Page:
U.S. Pier in Gaza and the Chances of Successful Delivery of Aid By Sea

A situation assessment on the temporary pier in the Gaza Strip, which the U.S. military is building to enable the Gaza Strip to receive large shipments of aid, and the challenges facing plans to deliver aid by sea.

  • Release Date – Mar 24, 2024

With the UN warning that famine is “imminent,” Israeli blocking aid from arriving by land, and the relative limited aid airdropped into the area, the United States is building a temporary pier that will allow vital humanitarian supplies to help starving and injured Palestinians trying to survive in the Gaza Strip.

The project, however, raises several questions and challenges, the most important of which is the actual need for a pier, its future use, and how it can be used to serve U.S. policies towards the Palestinian cause in the post-war phase.

The first announcement of the pier came on March 8, 2024, when President Joe Biden, during his State of the Union address to Congress, talked about the U.S. military’s intention to establish a floating pier anchoring floating health and housing facilities. Less than 36 hours later, the logistical support ship “General Frank S. Beeson” sailed from Virginia to the eastern Mediterranean, carrying the necessary equipment to build the pier. The Pentagon stated that constructing the pier may take about 60 days and requires the presence of 1,000 U.S. soldiers off the coast of the Gaza Strip.

The U.S. plan aims to enable the Gaza Strip to receive large shipments of aid, including 2 million daily meals to alleviate growing starvation. The pier is an alternative to the land routes, as Israel disrupts and prevents the entry of most aid trucks through the Rafah and Kerem Shalom crossings.

Meanwhile, even the small amount of aid allowed to enter by land is mostly distributed in the southern areas of the Gaza Strip and does not reach the northern side of it, which was cut off from aid months ago after it became a major focus of the Israeli offensive. This prompted the need to bypass the Israeli blockades and resort to airdrops for aid delivery. On November 6, 2023, Jordan became the first country to airdrop vital humanitarian aid when a Royal Air Force aircraft delivered medical supplies and food to the Jordanian field hospital in the Gaza Strip.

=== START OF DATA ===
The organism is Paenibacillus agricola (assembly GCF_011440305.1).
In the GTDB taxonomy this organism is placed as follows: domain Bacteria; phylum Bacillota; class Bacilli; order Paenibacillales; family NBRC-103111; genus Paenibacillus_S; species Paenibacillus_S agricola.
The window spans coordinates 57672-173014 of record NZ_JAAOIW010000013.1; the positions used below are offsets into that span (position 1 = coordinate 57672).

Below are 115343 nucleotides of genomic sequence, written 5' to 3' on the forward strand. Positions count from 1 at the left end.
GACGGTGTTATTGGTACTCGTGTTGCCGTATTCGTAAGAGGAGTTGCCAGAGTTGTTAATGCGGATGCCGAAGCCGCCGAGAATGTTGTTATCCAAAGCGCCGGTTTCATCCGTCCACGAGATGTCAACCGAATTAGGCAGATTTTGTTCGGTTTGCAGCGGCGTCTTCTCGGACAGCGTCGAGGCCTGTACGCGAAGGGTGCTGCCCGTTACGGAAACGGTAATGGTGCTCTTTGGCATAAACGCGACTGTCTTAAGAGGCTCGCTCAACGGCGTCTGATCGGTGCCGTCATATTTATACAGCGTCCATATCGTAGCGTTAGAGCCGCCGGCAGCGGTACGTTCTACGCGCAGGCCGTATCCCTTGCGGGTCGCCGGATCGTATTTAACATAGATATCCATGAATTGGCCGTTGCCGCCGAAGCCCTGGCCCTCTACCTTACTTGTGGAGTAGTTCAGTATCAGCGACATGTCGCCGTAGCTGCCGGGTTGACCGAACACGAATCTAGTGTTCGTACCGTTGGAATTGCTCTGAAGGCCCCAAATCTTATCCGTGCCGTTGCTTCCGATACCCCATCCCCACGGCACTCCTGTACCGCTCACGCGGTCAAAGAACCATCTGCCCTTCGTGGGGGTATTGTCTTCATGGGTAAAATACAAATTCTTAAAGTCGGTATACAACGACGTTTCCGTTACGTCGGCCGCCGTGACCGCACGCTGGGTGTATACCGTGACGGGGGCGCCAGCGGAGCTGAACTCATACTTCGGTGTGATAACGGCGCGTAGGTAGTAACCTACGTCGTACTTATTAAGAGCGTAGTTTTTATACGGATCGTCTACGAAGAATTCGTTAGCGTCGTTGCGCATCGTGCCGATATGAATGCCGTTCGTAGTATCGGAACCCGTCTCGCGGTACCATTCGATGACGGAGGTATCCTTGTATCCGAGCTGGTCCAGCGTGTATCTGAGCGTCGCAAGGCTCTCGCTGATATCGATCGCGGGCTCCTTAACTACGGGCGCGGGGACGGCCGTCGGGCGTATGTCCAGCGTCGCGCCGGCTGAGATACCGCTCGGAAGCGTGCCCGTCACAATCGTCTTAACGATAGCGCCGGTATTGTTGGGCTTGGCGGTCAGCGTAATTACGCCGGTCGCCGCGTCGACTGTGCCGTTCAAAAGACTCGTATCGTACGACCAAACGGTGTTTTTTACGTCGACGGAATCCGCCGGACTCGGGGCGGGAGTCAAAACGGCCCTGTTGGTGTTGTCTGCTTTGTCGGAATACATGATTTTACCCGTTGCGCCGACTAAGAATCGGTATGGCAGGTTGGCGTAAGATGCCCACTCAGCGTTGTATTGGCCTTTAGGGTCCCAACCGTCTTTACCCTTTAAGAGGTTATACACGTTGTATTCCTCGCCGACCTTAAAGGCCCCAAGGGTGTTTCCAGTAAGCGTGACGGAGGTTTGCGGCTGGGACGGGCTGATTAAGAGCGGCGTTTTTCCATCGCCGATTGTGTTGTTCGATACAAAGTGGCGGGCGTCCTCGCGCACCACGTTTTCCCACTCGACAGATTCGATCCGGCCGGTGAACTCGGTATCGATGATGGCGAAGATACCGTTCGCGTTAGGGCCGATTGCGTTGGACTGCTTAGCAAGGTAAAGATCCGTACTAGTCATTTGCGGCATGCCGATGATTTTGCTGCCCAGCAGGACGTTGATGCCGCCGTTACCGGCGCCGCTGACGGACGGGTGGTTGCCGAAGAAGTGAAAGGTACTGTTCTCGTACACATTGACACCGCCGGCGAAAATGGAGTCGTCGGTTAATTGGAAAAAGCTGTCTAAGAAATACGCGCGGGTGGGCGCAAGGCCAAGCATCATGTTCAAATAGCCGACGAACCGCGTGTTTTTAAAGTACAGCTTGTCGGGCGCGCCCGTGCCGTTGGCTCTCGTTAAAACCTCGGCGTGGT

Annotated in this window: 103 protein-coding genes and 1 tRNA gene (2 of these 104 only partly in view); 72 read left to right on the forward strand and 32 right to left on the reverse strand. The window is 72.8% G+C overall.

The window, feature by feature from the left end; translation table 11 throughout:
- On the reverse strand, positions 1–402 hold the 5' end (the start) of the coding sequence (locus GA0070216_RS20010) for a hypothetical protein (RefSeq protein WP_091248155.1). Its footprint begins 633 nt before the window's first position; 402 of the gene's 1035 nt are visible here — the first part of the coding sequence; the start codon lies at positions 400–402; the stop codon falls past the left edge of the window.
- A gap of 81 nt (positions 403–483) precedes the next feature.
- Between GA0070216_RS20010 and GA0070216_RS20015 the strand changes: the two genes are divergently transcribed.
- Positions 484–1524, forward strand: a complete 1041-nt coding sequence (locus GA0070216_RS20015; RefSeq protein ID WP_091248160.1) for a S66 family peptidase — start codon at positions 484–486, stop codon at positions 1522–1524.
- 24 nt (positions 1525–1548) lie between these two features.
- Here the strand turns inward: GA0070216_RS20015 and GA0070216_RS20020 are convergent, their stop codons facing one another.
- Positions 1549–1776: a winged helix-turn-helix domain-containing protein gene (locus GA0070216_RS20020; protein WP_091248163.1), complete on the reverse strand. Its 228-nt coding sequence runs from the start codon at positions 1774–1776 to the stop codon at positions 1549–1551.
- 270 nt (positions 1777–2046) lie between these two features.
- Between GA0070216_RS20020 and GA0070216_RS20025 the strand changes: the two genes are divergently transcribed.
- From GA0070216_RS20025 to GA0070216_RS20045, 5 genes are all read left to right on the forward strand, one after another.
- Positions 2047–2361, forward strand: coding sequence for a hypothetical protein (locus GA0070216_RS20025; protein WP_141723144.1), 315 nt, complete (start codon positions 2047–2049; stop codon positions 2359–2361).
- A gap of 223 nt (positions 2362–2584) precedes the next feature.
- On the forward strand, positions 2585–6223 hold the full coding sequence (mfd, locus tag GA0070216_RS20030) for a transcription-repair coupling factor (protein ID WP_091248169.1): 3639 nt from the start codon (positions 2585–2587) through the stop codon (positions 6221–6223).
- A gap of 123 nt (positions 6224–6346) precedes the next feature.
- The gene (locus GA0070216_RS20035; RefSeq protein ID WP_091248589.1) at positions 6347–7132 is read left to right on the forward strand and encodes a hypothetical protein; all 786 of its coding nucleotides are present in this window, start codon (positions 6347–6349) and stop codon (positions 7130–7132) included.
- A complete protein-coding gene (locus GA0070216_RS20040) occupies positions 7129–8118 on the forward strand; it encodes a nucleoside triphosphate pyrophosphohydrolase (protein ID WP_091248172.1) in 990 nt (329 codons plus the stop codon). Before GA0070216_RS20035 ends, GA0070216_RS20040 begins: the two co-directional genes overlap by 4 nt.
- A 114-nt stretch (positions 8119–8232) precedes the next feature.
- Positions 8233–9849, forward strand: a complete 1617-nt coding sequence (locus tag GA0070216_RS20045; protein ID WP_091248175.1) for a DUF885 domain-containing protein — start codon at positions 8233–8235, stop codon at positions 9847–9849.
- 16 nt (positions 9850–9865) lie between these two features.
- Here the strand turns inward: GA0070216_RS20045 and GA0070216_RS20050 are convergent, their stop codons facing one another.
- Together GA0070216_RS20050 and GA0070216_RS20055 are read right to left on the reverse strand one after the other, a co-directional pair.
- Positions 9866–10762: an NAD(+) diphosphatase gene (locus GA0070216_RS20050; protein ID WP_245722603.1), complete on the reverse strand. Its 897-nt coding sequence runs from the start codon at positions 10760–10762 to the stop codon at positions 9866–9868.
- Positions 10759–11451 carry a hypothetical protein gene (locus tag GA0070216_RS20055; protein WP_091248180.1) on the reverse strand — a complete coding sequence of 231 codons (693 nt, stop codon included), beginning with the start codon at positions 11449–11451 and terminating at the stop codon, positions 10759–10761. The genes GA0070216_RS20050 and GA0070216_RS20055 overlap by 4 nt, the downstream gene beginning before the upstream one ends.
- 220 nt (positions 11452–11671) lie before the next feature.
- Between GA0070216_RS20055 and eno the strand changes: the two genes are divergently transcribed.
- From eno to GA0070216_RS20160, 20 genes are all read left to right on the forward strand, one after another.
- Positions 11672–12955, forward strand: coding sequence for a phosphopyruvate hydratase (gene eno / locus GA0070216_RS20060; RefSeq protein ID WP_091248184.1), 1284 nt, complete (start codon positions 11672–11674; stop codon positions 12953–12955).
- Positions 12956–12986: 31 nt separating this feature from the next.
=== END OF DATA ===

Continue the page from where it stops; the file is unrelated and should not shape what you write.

However, large-scale airdrops have proven ineffective and insufficient to stave off the imminent risk of famine and meet the needs of the population of the Gaza Strip, especially in the north. In addition, airdrops are a costly method due to the associated use of aircraft, fuel, and personnel. The World Food Program estimates the cost is seven times higher than ground delivery. It is also associated with several risks and caveats, especially after it was criticized for the repeated falls of aid into the sea or in Israel. In addition, these landings led to deaths among Palestinians as a result of parachutes malfunctioning.

Motives for the U.S. Move

The U.S. administration’s decision to build the pier comes at a very sensitive time politically. Democratic President Joe Biden and Republican candidate former President Donald Trump are competing in an election race that is difficult to predict and in a way that requires Biden’s actions to be very deliberate, including avoiding exacerbating the growing criticism of his administration’s support of Israel in the war in the Gaza Strip. This criticism has begun to expand within the Democratic Party itself and also among those normally most supportive of the president and Israel, including Senate Majority Leader Chuck Schumer, a Democrat.

Thus, establishing the temporary pier and the massive entry of aid into the Gaza Strip may rebalance popular and political attitudes towards the U.S. administration ahead of the elections, and it could even be presented by the U.S. president as a celebratory achievement since Palestinians in the Gaza Strip are on the brink of famine and Israel severed most aid delivery routes . At the same time, this move eases the international criticism of U.S. military and economic positions in support of Israel. This move also keeps the United States at the forefront of international initiatives and efforts to deliver humanitarian aid to the Gaza Strip.